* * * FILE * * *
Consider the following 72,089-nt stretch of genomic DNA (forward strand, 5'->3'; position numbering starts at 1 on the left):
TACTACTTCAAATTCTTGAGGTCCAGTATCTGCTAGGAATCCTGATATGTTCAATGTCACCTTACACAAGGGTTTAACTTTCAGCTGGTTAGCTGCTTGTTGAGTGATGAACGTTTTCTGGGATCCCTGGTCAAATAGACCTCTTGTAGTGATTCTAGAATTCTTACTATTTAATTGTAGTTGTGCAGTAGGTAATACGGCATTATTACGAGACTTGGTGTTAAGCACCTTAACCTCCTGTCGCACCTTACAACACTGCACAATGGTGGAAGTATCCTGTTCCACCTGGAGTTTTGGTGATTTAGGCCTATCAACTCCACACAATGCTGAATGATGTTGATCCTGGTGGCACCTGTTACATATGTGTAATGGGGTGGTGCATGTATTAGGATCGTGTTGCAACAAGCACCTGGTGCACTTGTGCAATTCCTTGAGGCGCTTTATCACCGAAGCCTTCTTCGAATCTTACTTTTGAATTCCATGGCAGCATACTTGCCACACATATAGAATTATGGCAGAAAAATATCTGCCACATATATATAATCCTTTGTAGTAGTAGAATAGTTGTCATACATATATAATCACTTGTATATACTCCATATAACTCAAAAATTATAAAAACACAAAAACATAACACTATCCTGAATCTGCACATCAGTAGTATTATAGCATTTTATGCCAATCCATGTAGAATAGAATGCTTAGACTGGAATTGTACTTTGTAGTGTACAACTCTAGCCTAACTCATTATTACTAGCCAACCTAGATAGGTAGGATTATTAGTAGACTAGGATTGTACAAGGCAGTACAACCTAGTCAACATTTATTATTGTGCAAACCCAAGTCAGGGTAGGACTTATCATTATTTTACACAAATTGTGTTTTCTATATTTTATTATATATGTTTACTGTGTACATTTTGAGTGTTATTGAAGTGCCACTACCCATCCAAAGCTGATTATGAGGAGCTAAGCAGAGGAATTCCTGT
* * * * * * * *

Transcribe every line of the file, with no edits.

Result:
Consider the following 72,089-nt stretch of genomic DNA (forward strand, 5'->3'; position numbering starts at 1 on the left):
TACTACTTCAAATTCTTGAGGTCCAGTATCTGCTAGGAATCCTGATATGTTCAATGTCACCTTACACAAGGGTTTAACTTTCAGCTGGTTAGCTGCTTGTTGAGTGATGAACGTTTTCTGGGATCCCTGGTCAAATAGACCTCTTGTAGTGATTCTAGAATTCTTACTATTTAATTGTAGTTGTGCAGTAGGTAATACGGCATTATTACGAGACTTGGTGTTAAGCACCTTAACCTCCTGTCGCACCTTACAACACTGCACAATGGTGGAAGTATCCTGTTCCACCTGGAGTTTTGGTGATTTAGGCCTATCAACTCCACACAATGCTGAATGATGTTGATCCTGGTGGCACCTGTTACATATGTGTAATGGGGTGGTGCATGTATTAGGATCGTGTTGCAACAAGCACCTGGTGCACTTGTGCAATTCCTTGAGGCGCTTTATCACCGAAGCCTTCTTCGAATCTTACTTTTGAATTCCATGGCAGCATACTTGCCACACATATAGAATTATGGCAGAAAAATATCTGCCACATATATATAATCCTTTGTAGTAGTAGAATAGTTGTCATACATATATAATCACTTGTATATACTCCATATAACTCAAAAATTATAAAAACACAAAAACATAACACTATCCTGAATCTGCACATCAGTAGTATTATAGCATTTTATGCCAATCCATGTAGAATAGAATGCTTAGACTGGAATTGTACTTTGTAGTGTACAACTCTAGCCTAACTCATTATTACTAGCCAACCTAGATAGGTAGGATTATTAGTAGACTAGGATTGTACAAGGCAGTACAACCTAGTCAACATTTATTATTGTGCAAACCCAAGTCAGGGTAGGACTTATCATTATTTTACACAAATTGTGTTTTCTATATTTTATTATATATGTTTACTGTGTACATTTTGAGTGTTATTGAAGTGCCACTACCCATCCAAAGCTGATTATGAGGAGCTAAGCAGAGGAATTCCTGT